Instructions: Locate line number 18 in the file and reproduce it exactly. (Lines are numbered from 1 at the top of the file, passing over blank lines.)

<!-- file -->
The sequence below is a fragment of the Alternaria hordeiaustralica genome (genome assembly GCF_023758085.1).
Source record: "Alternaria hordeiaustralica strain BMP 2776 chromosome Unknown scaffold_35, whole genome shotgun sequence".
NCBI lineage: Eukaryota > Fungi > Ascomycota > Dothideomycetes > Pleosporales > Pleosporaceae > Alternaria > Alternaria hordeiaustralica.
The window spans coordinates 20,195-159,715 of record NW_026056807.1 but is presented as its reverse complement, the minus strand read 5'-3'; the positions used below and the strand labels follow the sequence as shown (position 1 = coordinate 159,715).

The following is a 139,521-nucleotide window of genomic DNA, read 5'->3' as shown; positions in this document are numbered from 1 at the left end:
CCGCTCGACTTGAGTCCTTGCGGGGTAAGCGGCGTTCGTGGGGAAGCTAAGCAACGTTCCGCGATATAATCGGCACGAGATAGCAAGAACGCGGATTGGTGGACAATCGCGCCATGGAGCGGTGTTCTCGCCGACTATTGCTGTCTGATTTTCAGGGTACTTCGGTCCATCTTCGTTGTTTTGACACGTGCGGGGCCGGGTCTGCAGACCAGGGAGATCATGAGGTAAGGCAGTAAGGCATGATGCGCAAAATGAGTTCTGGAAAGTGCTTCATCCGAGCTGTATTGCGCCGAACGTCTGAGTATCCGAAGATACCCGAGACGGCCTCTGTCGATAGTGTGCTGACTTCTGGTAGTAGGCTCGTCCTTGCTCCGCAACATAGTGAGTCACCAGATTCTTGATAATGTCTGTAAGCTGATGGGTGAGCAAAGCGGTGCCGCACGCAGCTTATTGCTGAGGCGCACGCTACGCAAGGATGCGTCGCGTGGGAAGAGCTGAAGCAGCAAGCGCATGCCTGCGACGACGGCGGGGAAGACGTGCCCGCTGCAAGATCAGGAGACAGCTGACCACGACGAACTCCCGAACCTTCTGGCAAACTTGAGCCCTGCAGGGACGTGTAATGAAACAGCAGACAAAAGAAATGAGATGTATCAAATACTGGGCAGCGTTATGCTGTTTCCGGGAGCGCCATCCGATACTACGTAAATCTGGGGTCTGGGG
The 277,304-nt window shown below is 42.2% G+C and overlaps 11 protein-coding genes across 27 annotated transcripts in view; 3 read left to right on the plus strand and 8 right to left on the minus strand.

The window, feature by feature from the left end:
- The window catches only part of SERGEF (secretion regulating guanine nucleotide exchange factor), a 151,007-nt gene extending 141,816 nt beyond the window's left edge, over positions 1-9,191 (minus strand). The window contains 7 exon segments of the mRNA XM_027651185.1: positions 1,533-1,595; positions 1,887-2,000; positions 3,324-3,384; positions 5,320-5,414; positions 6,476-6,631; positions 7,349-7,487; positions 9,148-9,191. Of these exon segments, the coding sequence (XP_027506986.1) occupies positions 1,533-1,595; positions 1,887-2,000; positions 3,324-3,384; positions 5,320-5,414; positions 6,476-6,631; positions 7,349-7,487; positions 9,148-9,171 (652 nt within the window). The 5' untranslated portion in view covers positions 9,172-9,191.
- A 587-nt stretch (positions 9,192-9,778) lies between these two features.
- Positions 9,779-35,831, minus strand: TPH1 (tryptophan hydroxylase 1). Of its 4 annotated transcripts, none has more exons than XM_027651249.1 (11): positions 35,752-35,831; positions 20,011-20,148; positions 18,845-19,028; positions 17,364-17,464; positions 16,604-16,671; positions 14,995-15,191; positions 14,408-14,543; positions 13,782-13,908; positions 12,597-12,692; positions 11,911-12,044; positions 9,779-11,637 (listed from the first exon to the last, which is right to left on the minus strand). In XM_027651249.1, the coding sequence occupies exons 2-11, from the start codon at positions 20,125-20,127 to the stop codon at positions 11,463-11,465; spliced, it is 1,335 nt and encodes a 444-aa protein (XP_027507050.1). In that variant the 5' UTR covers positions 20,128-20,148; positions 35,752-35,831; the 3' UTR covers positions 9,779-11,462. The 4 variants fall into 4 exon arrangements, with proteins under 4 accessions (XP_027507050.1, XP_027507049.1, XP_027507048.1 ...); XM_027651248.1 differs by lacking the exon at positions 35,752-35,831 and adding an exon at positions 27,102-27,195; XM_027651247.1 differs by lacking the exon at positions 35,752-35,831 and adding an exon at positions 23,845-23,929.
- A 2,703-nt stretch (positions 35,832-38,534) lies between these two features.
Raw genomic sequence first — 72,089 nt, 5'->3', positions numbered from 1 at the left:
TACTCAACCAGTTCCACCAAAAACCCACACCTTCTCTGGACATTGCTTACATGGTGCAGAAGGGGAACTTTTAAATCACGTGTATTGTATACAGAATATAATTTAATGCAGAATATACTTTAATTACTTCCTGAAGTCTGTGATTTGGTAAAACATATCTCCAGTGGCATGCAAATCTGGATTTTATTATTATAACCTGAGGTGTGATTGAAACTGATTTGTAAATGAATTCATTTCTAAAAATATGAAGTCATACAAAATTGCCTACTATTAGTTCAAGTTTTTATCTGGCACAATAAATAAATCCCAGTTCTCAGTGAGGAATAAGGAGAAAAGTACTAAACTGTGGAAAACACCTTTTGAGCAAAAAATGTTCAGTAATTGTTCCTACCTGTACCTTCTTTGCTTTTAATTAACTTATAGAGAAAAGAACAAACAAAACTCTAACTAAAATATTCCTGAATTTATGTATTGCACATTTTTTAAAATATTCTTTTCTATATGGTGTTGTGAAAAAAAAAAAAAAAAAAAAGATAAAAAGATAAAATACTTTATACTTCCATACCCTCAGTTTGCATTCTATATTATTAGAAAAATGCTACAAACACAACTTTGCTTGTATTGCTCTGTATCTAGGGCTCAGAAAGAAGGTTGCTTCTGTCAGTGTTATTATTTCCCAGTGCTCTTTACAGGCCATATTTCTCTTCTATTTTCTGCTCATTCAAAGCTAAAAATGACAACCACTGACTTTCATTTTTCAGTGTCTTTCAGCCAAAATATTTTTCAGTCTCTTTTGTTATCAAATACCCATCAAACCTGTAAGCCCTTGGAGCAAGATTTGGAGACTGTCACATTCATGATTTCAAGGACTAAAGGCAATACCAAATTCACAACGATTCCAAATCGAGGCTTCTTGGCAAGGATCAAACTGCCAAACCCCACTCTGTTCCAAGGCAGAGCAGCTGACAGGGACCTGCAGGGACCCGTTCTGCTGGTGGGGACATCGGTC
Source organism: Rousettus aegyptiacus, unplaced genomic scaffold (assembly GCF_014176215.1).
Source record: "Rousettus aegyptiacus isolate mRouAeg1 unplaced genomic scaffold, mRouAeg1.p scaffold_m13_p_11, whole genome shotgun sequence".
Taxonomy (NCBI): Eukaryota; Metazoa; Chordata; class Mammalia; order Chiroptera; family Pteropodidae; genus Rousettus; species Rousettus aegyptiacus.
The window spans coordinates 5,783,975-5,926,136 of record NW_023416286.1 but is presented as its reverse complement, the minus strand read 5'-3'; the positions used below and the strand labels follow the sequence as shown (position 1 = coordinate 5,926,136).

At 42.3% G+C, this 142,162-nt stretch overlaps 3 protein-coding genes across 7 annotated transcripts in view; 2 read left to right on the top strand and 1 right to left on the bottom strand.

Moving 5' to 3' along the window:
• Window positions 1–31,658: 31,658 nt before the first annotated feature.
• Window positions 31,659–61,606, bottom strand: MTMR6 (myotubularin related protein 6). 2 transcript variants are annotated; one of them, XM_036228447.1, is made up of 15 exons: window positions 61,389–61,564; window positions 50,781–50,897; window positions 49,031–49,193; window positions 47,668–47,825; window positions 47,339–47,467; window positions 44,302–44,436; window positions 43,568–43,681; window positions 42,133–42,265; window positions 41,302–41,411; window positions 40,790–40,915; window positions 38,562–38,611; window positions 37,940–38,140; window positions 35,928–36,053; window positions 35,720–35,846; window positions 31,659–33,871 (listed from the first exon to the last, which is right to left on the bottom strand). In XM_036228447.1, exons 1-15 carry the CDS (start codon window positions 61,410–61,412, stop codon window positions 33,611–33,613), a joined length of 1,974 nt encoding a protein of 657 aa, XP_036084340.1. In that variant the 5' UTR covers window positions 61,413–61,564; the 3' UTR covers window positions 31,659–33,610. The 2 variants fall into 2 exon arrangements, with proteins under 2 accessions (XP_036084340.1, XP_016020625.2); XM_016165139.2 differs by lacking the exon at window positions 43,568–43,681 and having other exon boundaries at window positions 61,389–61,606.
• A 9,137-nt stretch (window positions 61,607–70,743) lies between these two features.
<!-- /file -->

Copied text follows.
The window spans coordinates 5,783,975-5,926,136 of record NW_023416286.1 but is presented as its reverse complement, the minus strand read 5'-3'; the positions used below and the strand labels follow the sequence as shown (position 1 = coordinate 5,926,136).